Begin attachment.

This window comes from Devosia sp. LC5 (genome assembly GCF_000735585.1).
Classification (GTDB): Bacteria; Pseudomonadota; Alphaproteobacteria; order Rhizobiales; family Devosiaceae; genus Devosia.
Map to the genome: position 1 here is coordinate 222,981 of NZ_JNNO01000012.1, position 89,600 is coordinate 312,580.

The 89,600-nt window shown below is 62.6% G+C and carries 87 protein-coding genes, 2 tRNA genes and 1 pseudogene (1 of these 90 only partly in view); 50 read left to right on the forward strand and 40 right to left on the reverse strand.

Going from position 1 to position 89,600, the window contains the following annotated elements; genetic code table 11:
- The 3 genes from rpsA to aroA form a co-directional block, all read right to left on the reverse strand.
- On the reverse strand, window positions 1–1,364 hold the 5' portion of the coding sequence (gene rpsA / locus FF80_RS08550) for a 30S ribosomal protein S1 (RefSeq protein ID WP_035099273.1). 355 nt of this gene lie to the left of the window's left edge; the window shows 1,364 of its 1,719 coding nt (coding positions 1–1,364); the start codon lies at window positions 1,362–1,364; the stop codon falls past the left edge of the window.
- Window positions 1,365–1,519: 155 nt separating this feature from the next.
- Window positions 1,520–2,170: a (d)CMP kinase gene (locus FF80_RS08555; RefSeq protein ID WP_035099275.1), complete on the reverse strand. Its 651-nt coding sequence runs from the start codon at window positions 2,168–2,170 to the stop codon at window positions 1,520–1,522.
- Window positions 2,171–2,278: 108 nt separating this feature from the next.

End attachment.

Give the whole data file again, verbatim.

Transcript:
This window comes from Devosia sp. LC5 (genome assembly GCF_000735585.1).
Classification (GTDB): Bacteria; Pseudomonadota; Alphaproteobacteria; order Rhizobiales; family Devosiaceae; genus Devosia.
Map to the genome: position 1 here is coordinate 222,981 of NZ_JNNO01000012.1, position 89,600 is coordinate 312,580.

The 89,600-nt window shown below is 62.6% G+C and carries 87 protein-coding genes, 2 tRNA genes and 1 pseudogene (1 of these 90 only partly in view); 50 read left to right on the forward strand and 40 right to left on the reverse strand.

Going from position 1 to position 89,600, the window contains the following annotated elements; genetic code table 11:
- The 3 genes from rpsA to aroA form a co-directional block, all read right to left on the reverse strand.
- On the reverse strand, window positions 1–1,364 hold the 5' portion of the coding sequence (gene rpsA / locus FF80_RS08550) for a 30S ribosomal protein S1 (RefSeq protein ID WP_035099273.1). 355 nt of this gene lie to the left of the window's left edge; the window shows 1,364 of its 1,719 coding nt (coding positions 1–1,364); the start codon lies at window positions 1,362–1,364; the stop codon falls past the left edge of the window.
- Window positions 1,365–1,519: 155 nt separating this feature from the next.
- Window positions 1,520–2,170: a (d)CMP kinase gene (locus FF80_RS08555; RefSeq protein ID WP_035099275.1), complete on the reverse strand. Its 651-nt coding sequence runs from the start codon at window positions 2,168–2,170 to the stop codon at window positions 1,520–1,522.
- Window positions 2,171–2,278: 108 nt separating this feature from the next.